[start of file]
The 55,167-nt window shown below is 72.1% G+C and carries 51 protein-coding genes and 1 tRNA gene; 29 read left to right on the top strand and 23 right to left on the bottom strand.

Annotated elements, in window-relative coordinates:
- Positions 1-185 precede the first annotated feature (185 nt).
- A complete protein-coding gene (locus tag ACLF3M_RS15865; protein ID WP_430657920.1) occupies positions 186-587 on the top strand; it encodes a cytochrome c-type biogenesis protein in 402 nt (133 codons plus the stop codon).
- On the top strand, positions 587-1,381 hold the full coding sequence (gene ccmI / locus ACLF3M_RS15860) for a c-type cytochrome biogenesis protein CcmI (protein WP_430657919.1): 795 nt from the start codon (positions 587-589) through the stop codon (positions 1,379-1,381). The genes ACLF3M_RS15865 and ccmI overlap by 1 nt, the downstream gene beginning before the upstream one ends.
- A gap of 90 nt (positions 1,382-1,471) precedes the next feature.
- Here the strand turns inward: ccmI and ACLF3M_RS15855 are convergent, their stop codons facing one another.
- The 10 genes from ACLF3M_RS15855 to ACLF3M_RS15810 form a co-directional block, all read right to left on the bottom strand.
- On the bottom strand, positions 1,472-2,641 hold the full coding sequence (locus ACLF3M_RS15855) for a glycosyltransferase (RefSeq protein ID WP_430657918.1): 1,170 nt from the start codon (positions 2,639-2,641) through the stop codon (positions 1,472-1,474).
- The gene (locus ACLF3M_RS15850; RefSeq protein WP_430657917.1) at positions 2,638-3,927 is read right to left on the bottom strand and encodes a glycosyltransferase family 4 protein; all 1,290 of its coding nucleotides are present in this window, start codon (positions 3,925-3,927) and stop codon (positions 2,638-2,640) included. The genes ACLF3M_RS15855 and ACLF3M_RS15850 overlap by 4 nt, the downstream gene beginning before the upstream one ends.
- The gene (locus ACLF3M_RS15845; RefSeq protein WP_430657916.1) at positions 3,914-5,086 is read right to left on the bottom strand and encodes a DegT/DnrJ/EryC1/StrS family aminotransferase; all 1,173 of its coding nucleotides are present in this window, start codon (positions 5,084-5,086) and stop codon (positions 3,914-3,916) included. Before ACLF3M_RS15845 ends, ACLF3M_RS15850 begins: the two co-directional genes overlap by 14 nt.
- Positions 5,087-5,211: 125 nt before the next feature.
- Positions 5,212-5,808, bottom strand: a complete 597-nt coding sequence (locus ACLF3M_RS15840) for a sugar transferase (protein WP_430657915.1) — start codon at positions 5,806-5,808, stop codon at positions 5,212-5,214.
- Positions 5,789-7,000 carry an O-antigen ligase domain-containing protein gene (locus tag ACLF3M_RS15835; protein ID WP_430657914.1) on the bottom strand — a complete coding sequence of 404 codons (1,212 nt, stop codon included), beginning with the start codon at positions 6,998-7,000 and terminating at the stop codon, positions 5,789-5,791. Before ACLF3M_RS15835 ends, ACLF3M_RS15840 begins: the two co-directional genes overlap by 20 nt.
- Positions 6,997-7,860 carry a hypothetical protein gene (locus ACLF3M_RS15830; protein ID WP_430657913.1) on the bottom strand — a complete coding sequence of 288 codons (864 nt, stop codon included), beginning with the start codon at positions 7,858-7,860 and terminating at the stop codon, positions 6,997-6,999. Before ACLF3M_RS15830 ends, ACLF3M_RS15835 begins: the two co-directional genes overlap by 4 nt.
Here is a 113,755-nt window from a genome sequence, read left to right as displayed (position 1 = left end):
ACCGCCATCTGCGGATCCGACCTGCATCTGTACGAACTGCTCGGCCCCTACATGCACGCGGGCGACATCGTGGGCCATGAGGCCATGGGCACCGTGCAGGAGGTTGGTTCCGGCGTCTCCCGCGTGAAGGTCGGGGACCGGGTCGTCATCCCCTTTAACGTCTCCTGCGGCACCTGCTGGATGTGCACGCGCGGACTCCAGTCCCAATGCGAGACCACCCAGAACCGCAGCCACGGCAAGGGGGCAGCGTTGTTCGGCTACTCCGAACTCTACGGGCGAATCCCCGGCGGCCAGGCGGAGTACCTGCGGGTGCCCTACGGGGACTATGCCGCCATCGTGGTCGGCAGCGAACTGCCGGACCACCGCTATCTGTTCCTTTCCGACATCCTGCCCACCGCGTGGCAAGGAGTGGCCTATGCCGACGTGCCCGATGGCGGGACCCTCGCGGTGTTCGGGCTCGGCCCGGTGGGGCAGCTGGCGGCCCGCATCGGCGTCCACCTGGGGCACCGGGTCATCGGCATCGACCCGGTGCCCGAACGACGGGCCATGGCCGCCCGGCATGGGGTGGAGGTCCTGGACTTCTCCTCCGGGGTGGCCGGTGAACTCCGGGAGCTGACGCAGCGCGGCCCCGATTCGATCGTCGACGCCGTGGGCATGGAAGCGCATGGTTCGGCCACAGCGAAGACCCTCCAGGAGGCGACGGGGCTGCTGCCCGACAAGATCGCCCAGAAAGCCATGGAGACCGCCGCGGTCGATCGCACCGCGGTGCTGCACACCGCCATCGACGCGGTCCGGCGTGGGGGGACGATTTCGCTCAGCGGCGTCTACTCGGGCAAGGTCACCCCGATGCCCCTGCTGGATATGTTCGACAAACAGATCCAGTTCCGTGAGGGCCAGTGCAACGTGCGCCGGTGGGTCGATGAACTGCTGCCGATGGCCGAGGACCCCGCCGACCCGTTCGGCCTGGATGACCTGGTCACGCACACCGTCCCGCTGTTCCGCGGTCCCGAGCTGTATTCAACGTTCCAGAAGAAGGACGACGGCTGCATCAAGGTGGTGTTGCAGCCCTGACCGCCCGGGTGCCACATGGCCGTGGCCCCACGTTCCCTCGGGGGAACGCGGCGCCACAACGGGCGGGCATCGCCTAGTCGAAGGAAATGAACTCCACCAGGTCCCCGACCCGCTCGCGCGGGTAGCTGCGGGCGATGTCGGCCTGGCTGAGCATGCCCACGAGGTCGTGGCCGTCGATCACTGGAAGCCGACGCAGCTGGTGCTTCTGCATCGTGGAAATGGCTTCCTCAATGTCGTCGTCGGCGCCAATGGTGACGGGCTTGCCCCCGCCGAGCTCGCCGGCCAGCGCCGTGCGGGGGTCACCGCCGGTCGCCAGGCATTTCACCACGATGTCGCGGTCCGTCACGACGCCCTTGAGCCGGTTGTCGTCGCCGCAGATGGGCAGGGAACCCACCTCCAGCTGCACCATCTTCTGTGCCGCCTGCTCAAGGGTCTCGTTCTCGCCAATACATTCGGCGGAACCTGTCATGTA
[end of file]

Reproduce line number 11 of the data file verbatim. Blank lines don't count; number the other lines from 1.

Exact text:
- The gene (locus ACLF3M_RS15845; RefSeq protein WP_430657916.1) at positions 3,914-5,086 is read right to left on the bottom strand and encodes a DegT/DnrJ/EryC1/StrS family aminotransferase; all 1,173 of its coding nucleotides are present in this window, start codon (positions 5,084-5,086) and stop codon (positions 3,914-3,916) included. Before ACLF3M_RS15845 ends, ACLF3M_RS15850 begins: the two co-directional genes overlap by 14 nt.